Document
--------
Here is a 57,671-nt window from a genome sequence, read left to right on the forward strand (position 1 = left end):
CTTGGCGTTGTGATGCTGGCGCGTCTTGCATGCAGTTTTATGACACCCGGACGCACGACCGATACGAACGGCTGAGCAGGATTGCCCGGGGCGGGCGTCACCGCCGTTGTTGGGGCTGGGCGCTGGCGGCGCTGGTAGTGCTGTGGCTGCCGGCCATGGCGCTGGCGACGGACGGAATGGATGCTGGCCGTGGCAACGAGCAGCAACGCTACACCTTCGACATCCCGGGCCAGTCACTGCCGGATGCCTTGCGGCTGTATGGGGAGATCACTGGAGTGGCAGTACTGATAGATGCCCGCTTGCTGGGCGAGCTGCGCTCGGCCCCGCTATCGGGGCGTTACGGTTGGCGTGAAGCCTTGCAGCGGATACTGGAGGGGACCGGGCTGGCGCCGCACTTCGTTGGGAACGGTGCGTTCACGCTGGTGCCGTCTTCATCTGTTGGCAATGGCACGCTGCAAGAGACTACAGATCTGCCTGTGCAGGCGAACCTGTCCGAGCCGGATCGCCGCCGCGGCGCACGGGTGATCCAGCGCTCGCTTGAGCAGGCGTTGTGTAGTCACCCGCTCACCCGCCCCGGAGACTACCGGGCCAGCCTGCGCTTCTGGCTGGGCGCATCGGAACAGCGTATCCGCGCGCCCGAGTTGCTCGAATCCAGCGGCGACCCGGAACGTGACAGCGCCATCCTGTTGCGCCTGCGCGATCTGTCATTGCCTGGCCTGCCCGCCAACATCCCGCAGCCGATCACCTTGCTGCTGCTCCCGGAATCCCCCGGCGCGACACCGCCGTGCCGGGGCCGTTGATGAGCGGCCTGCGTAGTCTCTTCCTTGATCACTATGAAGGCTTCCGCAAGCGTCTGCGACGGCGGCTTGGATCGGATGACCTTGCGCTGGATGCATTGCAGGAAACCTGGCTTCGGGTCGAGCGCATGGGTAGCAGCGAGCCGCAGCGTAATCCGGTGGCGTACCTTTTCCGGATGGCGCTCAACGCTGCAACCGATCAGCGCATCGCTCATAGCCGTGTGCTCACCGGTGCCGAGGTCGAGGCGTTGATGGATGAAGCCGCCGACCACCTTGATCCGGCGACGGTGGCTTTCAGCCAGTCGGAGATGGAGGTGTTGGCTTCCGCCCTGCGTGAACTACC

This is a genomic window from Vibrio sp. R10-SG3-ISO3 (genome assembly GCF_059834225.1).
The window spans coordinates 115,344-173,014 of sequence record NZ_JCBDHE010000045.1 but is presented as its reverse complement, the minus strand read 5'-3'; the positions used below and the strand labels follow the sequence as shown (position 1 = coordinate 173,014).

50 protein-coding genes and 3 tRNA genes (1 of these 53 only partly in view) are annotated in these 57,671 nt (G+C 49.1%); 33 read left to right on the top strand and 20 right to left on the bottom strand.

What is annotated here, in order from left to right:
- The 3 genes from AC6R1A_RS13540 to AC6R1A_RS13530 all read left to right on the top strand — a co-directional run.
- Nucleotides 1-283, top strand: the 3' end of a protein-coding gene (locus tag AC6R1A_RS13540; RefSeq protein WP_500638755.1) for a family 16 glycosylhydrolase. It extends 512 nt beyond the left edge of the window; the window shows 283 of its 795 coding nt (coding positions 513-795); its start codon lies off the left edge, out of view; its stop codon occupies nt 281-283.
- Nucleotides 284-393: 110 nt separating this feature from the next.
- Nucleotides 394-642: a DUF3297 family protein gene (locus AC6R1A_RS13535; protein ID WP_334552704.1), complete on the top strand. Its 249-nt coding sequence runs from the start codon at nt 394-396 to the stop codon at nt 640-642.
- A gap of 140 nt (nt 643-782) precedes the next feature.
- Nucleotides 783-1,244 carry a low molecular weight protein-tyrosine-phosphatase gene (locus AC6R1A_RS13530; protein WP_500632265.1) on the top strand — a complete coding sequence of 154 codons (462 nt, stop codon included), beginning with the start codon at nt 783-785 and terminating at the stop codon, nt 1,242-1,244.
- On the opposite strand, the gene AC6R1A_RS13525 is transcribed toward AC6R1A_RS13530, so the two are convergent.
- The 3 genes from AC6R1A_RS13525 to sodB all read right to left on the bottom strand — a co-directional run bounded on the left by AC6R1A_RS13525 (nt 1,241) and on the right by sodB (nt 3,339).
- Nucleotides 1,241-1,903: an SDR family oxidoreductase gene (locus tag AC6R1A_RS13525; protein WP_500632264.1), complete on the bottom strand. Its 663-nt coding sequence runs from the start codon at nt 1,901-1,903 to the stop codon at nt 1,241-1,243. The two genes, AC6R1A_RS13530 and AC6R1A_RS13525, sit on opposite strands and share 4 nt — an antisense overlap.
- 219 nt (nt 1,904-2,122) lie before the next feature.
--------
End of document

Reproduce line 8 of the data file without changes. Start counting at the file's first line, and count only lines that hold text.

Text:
- Nucleotides 1-283, top strand: the 3' end of a protein-coding gene (locus tag AC6R1A_RS13540; RefSeq protein WP_500638755.1) for a family 16 glycosylhydrolase. It extends 512 nt beyond the left edge of the window; the window shows 283 of its 795 coding nt (coding positions 513-795); its start codon lies off the left edge, out of view; its stop codon occupies nt 281-283.